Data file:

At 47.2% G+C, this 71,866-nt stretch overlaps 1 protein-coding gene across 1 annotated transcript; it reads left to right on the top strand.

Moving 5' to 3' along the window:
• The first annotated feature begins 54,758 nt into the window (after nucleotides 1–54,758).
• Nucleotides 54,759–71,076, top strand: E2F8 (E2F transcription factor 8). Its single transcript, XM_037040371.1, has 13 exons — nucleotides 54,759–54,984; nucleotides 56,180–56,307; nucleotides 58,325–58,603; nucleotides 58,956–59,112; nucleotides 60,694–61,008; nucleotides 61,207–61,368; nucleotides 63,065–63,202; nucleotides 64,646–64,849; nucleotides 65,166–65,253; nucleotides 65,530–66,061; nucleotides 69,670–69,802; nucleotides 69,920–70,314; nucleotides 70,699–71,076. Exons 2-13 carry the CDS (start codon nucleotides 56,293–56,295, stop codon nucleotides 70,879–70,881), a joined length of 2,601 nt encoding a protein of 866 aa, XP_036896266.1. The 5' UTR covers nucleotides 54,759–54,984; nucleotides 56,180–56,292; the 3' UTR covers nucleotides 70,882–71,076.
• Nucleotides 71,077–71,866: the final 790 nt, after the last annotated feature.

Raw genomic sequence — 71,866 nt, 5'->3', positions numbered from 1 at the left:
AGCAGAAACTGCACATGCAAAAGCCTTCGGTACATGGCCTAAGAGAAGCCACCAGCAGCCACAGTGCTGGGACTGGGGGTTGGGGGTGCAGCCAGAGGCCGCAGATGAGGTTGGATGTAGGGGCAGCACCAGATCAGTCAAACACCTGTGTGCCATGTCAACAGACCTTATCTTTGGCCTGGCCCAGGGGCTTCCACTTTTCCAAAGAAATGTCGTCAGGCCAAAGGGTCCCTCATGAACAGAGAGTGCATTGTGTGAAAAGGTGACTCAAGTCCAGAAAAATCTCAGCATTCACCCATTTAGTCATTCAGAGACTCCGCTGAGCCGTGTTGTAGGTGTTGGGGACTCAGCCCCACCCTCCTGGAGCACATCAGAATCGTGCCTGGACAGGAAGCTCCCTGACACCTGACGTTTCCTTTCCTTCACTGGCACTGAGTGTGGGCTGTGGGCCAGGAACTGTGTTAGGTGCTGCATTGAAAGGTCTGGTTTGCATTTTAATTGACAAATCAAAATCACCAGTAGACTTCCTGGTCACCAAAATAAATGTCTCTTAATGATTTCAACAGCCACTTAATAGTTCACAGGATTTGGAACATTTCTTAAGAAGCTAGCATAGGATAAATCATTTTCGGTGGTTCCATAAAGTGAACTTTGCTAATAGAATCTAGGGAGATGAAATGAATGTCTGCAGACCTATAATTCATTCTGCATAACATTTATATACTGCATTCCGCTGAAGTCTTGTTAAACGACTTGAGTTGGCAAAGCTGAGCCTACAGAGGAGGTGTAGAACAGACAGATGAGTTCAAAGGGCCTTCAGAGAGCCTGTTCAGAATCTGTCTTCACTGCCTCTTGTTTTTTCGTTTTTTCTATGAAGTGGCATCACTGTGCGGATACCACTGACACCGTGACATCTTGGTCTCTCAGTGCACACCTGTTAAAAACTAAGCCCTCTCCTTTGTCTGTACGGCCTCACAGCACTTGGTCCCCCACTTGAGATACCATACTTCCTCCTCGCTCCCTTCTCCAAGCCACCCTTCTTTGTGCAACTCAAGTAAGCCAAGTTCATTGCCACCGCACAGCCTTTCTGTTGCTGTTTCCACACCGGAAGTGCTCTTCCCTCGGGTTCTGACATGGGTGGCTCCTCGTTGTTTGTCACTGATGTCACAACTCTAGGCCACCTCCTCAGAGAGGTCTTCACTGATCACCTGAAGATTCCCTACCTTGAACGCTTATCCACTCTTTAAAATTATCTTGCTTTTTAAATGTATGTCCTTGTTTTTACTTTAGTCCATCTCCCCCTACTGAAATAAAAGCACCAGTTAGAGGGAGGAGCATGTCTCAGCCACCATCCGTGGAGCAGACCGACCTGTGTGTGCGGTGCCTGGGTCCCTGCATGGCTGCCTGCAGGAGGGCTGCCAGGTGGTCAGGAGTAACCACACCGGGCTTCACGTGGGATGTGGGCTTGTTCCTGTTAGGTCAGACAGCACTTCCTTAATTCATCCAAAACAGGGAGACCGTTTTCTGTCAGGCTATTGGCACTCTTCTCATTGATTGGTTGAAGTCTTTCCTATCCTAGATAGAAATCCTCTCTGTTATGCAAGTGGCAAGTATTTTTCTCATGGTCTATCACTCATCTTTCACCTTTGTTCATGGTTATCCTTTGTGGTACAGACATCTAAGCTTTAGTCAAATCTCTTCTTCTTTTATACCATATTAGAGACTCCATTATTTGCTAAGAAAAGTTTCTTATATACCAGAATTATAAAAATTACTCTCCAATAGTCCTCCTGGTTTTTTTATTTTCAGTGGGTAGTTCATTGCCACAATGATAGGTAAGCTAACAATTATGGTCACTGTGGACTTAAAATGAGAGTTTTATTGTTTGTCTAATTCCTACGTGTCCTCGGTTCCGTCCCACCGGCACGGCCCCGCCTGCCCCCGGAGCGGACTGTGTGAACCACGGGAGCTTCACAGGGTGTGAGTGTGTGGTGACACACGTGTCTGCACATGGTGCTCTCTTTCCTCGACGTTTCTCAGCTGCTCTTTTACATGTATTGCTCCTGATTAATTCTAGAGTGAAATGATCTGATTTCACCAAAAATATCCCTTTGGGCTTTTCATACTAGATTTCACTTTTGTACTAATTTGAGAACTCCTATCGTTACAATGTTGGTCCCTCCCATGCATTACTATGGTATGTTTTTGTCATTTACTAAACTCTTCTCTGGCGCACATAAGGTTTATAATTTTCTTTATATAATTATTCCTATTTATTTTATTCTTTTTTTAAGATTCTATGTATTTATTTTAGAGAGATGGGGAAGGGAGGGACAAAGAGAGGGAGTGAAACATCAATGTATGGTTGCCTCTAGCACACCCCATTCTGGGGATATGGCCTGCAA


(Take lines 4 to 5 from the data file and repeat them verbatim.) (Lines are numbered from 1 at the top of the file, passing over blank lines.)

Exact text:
• Nucleotides 54,759–71,076, top strand: E2F8 (E2F transcription factor 8). Its single transcript, XM_037040371.1, has 13 exons — nucleotides 54,759–54,984; nucleotides 56,180–56,307; nucleotides 58,325–58,603; nucleotides 58,956–59,112; nucleotides 60,694–61,008; nucleotides 61,207–61,368; nucleotides 63,065–63,202; nucleotides 64,646–64,849; nucleotides 65,166–65,253; nucleotides 65,530–66,061; nucleotides 69,670–69,802; nucleotides 69,920–70,314; nucleotides 70,699–71,076. Exons 2-13 carry the CDS (start codon nucleotides 56,293–56,295, stop codon nucleotides 70,879–70,881), a joined length of 2,601 nt encoding a protein of 866 aa, XP_036896266.1. The 5' UTR covers nucleotides 54,759–54,984; nucleotides 56,180–56,292; the 3' UTR covers nucleotides 70,882–71,076.
• Nucleotides 71,077–71,866: the final 790 nt, after the last annotated feature.